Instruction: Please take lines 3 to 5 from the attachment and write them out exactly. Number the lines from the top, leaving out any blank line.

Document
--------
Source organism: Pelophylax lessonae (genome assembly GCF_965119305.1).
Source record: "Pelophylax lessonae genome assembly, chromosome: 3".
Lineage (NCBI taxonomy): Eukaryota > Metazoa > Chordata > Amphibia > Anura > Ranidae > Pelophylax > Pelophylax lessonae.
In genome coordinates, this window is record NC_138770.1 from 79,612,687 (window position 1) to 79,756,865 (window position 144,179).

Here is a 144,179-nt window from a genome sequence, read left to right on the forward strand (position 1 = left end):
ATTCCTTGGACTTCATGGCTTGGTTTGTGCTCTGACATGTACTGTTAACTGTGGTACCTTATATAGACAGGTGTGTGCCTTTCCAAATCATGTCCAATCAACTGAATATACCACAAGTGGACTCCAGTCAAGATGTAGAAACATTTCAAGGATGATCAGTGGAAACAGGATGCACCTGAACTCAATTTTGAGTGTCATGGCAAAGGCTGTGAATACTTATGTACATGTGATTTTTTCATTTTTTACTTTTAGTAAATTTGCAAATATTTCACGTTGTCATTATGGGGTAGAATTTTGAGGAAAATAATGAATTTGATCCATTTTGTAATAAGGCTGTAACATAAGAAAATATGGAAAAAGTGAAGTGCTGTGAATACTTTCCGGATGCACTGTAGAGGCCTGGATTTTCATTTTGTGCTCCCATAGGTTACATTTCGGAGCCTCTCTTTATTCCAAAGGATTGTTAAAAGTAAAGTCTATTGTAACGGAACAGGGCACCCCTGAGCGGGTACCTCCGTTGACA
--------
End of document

Lineage (NCBI taxonomy): Eukaryota > Metazoa > Chordata > Amphibia > Anura > Ranidae > Pelophylax > Pelophylax lessonae.
In genome coordinates, this window is record NC_138770.1 from 79,612,687 (window position 1) to 79,756,865 (window position 144,179).

Here is a 144,179-nt window from a genome sequence, read left to right on the forward strand (position 1 = left end):